9. Out of WD 40 and need to fix a squeaky hinge? Take a cucumber slice and rub it along the problematic hinge, and voila, the squeak is gone!
10. Stressed out and don’t have time for a massage, facial or visit to the spa? Cut up an entire cucumber and place it in a boiling pot of water, the chemicals and nutrients from the cucumber will react with the boiling water and released in the steam, creating a soothing, relaxing aroma that has been shown to reduce stress in new mothers and college students during final exams.
11. Just finish a business lunch and realize you don’t have gum or mints? Take a slice of cucumber and press it to the roof of your mouth with your tongue for 30 seconds to eliminate bad breath; the photochemical will kill the bacteria in your mouth responsible for causing bad breath.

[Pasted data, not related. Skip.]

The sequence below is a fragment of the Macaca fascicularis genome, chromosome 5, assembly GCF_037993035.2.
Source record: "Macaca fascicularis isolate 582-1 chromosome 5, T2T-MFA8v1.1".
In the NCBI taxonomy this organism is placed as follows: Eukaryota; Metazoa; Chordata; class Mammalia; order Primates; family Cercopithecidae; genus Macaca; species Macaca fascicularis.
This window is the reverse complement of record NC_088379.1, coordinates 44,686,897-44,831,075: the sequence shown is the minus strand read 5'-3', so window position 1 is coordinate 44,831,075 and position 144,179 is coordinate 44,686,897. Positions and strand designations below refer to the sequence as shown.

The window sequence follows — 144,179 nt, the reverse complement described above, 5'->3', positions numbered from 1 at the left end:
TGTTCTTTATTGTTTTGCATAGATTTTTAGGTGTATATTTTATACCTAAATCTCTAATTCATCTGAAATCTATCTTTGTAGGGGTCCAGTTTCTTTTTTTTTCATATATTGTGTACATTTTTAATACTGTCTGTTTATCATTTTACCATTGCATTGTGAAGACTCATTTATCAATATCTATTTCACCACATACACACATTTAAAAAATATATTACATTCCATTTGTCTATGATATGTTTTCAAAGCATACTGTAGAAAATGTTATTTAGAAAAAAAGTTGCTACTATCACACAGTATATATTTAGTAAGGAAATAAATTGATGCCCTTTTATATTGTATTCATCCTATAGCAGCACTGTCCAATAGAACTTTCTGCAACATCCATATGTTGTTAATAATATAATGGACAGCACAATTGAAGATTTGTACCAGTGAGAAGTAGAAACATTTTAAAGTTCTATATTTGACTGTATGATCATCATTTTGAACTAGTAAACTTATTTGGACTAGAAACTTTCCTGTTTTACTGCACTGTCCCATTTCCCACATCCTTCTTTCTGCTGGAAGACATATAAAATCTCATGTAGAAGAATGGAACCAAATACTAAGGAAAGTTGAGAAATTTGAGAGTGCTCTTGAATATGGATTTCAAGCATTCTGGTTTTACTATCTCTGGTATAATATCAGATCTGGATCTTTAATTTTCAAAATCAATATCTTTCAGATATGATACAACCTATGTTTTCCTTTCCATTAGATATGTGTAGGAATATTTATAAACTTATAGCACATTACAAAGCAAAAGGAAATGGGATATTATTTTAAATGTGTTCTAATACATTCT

12. Looking for a ‘green’ way to clean your faucets, sinks or stainless steel? Take a slice of cucumber and rub it on the surface you want to clean, not only will it remove years of tarnish and bring back the shine, but it won’t leave streaks and won’t harm you fingers or fingernails while you clean.
13. Using a pen and made a mistake? Take the outside of the cucumber and slowly use it to erase the pen writing; also works great on crayons and markers that the kids have used to decorate the walls!
And check out this great little recipe for fat flush water that uses cucumber: